Nevertheless, our appellate courts haven’t squarely considered the question. In State v. Barnett, 223 N.C. App. 450 (2012), the defendant was convicted of raping one victim. At sentencing, the court also considered victim impact testimony from two others who were not prosecuting witnesses, but who claimed to be victims of similar conduct by the defendant. On appeal, the defendant argued that the court violated his due process rights by allowing victim impact testimony from persons other than the victim of the crime of conviction. Because the defendant cited no authority in support of the argument, the court of appeals declined to address it. Id. at 458. The court later said it found no error in allowing the testimony, “because, even if it was error to allow victims other than the prosecuting witness to give victim impact testimony, Defendant has failed to show that the trial court in fact considered their testimonies in sentencing him.” Id. at 459. So, not a prohibition on the practice—but not exactly a ringing endorsement.
Courts in other states with statutes similar to ours have reached different conclusions about whether victims of related but unconvicted conduct may testify at sentencing. For example, the Wyoming Supreme Court concluded that the state’s victim impact statute refers only to the victim of the crime of conviction, but the court nonetheless allowed testimony from other victims under more general rules about the broad scope of a trial judge’s inquiry at sentencing. Mehring v. State, 860 P.2d 1101 (Wyo. 1993). In Iowa, by contrast, the supreme court held that a trial judge erred by considering evidence of extraneous offenses when doing so wasn’t authorized by the state’s victims’ rights statute. State v. Matheson, 684 N.W.2d 243 (Iowa 2004) (“Authority to submit impact statements is authorized under Iowa Code section 915.21 and is wholly statutory.”).
It is important to remember what use the court may permissibly make of the victim impact evidence it hears. Unless offered in support of a properly noticed or charged aggravating factor that is ultimately admitted to or proved to a jury beyond a reasonable doubt, the testimony alone would not allow a sentence from the aggravated range. Rather, it could be used to inform the court’s discretion on matters that don’t require any particular factual findings, like the selection of a minimum sentence within a range, the choice between prison and probation, or a decision to impose consecutive sentences.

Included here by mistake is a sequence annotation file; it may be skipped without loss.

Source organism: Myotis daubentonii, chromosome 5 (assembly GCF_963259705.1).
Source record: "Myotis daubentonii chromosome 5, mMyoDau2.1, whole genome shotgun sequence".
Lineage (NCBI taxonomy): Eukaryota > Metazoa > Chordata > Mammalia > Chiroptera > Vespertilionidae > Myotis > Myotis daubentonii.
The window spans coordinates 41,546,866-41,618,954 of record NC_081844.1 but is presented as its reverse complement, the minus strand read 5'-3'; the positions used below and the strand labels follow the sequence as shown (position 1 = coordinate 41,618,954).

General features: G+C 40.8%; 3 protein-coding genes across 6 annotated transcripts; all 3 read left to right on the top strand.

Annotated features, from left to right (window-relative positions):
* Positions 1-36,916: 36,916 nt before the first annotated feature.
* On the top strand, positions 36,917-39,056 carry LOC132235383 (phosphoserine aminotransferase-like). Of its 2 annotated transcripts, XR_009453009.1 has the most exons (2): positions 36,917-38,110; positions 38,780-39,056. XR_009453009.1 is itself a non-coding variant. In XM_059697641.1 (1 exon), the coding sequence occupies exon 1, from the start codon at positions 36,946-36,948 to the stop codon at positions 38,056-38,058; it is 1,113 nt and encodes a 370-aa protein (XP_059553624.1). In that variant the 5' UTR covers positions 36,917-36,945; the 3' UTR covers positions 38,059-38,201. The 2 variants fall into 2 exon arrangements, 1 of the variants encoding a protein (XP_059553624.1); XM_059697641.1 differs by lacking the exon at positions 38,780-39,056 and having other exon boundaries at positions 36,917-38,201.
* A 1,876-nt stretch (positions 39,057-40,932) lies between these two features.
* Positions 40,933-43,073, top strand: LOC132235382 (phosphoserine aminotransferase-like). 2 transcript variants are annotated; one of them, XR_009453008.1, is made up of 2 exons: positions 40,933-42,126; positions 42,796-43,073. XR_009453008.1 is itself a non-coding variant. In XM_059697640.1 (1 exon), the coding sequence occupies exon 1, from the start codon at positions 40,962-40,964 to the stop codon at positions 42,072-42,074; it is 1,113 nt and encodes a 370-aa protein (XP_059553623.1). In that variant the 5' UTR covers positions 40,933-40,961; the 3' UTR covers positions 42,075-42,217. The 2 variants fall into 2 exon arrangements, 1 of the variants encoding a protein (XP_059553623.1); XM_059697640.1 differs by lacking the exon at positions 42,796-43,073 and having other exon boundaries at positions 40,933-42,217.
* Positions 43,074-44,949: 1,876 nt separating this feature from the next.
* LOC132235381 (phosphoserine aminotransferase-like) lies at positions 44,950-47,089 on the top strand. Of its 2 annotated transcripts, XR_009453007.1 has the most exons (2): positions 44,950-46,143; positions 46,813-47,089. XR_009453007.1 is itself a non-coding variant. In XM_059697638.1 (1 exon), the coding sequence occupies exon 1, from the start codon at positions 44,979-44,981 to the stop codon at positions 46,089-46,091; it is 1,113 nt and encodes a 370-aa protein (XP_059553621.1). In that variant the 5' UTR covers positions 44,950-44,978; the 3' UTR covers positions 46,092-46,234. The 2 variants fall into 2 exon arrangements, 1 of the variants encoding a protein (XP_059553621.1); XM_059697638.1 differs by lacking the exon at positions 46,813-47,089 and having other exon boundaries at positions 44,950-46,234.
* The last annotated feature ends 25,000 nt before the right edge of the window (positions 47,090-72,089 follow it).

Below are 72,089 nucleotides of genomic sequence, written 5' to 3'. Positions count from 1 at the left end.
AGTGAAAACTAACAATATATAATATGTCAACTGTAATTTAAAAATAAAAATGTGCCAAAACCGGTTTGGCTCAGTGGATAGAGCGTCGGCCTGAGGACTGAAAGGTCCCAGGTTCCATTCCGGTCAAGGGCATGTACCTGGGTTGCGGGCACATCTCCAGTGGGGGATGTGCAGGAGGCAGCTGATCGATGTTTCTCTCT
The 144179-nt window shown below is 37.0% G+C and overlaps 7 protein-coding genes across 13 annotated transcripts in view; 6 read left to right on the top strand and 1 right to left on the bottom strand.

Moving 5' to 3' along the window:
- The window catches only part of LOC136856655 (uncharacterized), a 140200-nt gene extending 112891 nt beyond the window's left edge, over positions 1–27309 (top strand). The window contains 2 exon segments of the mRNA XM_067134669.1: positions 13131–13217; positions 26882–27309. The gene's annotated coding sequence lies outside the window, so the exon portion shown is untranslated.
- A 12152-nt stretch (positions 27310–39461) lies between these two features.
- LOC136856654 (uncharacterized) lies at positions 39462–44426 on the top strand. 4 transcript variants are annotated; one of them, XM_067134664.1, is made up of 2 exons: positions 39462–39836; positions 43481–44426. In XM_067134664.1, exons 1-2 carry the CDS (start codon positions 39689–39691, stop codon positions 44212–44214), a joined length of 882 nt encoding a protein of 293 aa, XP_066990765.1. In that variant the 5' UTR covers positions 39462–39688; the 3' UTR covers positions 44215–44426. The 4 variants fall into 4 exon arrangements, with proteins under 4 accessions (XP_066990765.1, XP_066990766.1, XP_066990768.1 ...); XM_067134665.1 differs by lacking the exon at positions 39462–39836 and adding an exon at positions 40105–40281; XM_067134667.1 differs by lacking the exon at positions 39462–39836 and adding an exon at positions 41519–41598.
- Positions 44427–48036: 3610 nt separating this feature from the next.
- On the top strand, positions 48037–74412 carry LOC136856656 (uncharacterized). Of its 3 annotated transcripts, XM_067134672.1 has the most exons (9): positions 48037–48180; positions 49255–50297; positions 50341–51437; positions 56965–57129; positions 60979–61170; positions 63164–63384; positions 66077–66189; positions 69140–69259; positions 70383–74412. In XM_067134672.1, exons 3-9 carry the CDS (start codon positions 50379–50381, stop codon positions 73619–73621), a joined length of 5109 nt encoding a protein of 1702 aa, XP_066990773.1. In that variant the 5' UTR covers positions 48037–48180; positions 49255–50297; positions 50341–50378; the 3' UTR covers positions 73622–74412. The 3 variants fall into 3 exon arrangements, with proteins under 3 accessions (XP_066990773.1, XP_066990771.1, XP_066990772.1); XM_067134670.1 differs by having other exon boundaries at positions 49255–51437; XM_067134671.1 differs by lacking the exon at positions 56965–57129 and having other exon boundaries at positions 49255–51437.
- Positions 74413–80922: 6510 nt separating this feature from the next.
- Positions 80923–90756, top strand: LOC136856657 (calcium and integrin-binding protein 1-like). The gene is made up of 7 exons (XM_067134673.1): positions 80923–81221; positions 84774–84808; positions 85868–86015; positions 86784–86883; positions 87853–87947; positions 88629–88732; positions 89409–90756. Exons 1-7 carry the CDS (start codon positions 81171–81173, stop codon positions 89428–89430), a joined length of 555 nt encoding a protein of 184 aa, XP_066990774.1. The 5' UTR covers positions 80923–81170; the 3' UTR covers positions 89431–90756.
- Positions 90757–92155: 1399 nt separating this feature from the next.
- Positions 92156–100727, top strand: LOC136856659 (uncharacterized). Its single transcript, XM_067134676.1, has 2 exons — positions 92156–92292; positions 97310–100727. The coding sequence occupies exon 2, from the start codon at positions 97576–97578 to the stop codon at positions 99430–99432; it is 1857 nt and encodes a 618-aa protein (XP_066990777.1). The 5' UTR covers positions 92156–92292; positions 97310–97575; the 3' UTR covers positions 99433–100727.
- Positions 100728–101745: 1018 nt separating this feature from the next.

The case law offers two final bits of additional guidance with respect to victim impact testimony. First, in general, a victim impact statement advocating a particular sentence is “a practice not to be encouraged”—but one that does not ultimately constitute reversible error. State v. Williams, 116 N.C. App. 225 (1994) (quoting State v. Jackson, 91 N.C. App. 124 (1988)). And finally, the court should take care to consider victim testimony without exhibiting a pro-victim bias. In State v. Hendricks, 138 N.C. App. 668 (2000), the defendant argued that his sentencing hearing was unfair when the trial judge said, “Today is a classic example of why victims need to be recognized and the court system needs to become their friends, not their enemy.” The court of appeals concluded that the statement did not manifest a bias against the defendant, but rather showed nothing more than “an affinity for the use of victim impact statements, a procedure that is specifically endorsed by our statutes.” Id. at 672.
My colleague Christopher Tyner helped me research and think about this topic.